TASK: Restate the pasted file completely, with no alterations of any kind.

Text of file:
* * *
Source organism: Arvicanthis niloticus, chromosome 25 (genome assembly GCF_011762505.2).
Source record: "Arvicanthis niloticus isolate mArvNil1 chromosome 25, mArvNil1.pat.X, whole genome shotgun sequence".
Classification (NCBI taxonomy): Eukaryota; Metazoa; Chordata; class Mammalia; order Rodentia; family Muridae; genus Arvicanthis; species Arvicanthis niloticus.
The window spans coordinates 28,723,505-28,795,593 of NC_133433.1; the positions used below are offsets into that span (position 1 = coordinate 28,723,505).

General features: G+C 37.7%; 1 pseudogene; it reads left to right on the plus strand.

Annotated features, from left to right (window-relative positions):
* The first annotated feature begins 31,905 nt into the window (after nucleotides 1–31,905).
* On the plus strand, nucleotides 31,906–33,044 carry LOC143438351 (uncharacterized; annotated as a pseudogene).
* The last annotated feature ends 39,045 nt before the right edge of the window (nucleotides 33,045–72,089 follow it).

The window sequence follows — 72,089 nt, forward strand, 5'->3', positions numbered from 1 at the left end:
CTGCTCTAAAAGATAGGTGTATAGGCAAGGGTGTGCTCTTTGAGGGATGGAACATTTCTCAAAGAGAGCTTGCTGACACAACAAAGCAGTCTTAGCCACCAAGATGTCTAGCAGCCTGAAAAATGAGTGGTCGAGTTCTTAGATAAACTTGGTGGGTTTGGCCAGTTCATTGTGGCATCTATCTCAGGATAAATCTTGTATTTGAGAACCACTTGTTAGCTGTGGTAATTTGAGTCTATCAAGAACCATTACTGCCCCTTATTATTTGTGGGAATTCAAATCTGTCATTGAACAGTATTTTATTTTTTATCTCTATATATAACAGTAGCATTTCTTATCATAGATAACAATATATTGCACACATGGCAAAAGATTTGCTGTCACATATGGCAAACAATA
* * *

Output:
Source organism: Arvicanthis niloticus, chromosome 25 (genome assembly GCF_011762505.2).
Source record: "Arvicanthis niloticus isolate mArvNil1 chromosome 25, mArvNil1.pat.X, whole genome shotgun sequence".
Classification (NCBI taxonomy): Eukaryota; Metazoa; Chordata; class Mammalia; order Rodentia; family Muridae; genus Arvicanthis; species Arvicanthis niloticus.
The window spans coordinates 28,723,505-28,795,593 of NC_133433.1; the positions used below are offsets into that span (position 1 = coordinate 28,723,505).

General features: G+C 37.7%; 1 pseudogene; it reads left to right on the plus strand.

Annotated features, from left to right (window-relative positions):
* The first annotated feature begins 31,905 nt into the window (after nucleotides 1–31,905).
* On the plus strand, nucleotides 31,906–33,044 carry LOC143438351 (uncharacterized; annotated as a pseudogene).
* The last annotated feature ends 39,045 nt before the right edge of the window (nucleotides 33,045–72,089 follow it).

The window sequence follows — 72,089 nt, forward strand, 5'->3', positions numbered from 1 at the left end:
CTGCTCTAAAAGATAGGTGTATAGGCAAGGGTGTGCTCTTTGAGGGATGGAACATTTCTCAAAGAGAGCTTGCTGACACAACAAAGCAGTCTTAGCCACCAAGATGTCTAGCAGCCTGAAAAATGAGTGGTCGAGTTCTTAGATAAACTTGGTGGGTTTGGCCAGTTCATTGTGGCATCTATCTCAGGATAAATCTTGTATTTGAGAACCACTTGTTAGCTGTGGTAATTTGAGTCTATCAAGAACCATTACTGCCCCTTATTATTTGTGGGAATTCAAATCTGTCATTGAACAGTATTTTATTTTTTATCTCTATATATAACAGTAGCATTTCTTATCATAGATAACAATATATTGCACACATGGCAAAAGATTTGCTGTCACATATGGCAAACAATA